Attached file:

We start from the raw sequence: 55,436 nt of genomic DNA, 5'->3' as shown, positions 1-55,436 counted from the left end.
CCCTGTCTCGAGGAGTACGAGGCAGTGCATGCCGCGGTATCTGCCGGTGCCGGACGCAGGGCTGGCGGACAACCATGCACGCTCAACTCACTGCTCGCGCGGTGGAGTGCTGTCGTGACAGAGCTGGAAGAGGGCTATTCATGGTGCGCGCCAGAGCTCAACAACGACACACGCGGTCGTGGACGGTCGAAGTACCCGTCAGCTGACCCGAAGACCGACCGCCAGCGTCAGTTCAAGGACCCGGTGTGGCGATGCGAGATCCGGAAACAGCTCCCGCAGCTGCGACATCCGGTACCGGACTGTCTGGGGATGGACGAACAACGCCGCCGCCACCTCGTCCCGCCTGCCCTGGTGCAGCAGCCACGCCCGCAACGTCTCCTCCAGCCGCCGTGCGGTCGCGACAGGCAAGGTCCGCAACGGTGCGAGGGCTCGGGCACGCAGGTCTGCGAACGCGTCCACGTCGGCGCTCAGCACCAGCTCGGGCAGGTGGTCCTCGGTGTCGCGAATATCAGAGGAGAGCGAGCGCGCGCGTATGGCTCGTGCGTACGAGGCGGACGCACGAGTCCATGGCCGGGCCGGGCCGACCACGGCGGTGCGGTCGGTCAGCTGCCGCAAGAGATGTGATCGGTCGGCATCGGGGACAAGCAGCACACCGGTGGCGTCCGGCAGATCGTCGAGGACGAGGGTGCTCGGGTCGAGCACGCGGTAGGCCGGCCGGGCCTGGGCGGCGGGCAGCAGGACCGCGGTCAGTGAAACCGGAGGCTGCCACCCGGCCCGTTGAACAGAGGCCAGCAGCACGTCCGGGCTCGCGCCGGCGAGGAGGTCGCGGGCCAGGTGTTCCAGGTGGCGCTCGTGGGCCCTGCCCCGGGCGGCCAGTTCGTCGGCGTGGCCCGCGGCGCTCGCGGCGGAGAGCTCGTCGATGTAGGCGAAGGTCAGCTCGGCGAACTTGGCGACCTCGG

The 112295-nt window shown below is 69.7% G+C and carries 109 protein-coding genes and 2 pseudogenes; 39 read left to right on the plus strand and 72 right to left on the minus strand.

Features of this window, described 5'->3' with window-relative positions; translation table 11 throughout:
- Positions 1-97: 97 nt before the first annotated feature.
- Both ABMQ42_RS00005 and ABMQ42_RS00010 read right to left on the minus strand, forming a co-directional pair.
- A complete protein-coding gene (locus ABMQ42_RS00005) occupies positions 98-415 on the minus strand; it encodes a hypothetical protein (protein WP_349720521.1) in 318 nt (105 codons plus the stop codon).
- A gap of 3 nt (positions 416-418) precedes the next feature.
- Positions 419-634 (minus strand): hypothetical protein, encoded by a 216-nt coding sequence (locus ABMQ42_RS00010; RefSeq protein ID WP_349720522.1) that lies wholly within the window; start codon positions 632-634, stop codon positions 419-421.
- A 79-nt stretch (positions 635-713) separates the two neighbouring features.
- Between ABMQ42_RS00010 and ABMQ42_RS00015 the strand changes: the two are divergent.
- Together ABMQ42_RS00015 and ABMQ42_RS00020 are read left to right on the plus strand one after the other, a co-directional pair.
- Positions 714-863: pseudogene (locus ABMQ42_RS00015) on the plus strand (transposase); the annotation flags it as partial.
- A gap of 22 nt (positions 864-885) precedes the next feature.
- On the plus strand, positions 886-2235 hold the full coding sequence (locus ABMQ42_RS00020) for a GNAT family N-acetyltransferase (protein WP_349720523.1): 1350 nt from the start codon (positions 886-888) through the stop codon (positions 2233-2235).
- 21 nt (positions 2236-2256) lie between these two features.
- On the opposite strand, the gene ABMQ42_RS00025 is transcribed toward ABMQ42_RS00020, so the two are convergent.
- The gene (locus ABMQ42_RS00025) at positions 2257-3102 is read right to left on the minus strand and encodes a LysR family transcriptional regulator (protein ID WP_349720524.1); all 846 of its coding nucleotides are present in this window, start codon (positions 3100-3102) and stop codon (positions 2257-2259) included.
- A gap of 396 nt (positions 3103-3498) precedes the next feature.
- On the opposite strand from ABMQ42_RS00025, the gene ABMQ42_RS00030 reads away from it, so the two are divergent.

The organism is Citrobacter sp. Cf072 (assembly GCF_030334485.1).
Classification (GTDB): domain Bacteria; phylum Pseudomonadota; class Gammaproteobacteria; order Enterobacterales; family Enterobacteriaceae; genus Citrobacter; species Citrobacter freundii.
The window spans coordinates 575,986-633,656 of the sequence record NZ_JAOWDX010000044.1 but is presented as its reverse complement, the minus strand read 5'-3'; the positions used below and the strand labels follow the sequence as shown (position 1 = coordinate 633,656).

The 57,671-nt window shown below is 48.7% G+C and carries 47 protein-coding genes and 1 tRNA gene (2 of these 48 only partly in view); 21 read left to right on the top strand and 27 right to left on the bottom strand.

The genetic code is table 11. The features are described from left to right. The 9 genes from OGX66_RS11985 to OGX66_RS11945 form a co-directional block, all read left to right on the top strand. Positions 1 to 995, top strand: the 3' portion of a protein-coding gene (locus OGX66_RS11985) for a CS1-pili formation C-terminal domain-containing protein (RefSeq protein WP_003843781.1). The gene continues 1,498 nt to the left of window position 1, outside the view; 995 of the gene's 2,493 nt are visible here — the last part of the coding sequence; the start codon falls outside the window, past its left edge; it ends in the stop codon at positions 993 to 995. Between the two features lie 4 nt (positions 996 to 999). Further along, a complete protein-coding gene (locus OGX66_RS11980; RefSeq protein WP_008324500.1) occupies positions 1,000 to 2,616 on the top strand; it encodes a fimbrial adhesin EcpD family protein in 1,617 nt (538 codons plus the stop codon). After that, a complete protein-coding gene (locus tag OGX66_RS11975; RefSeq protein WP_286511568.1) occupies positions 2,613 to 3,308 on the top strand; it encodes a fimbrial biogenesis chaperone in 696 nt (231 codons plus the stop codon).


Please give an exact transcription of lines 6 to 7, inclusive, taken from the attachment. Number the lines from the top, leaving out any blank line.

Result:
- Both ABMQ42_RS00005 and ABMQ42_RS00010 read right to left on the minus strand, forming a co-directional pair.
- A complete protein-coding gene (locus ABMQ42_RS00005) occupies positions 98-415 on the minus strand; it encodes a hypothetical protein (protein WP_349720521.1) in 318 nt (105 codons plus the stop codon).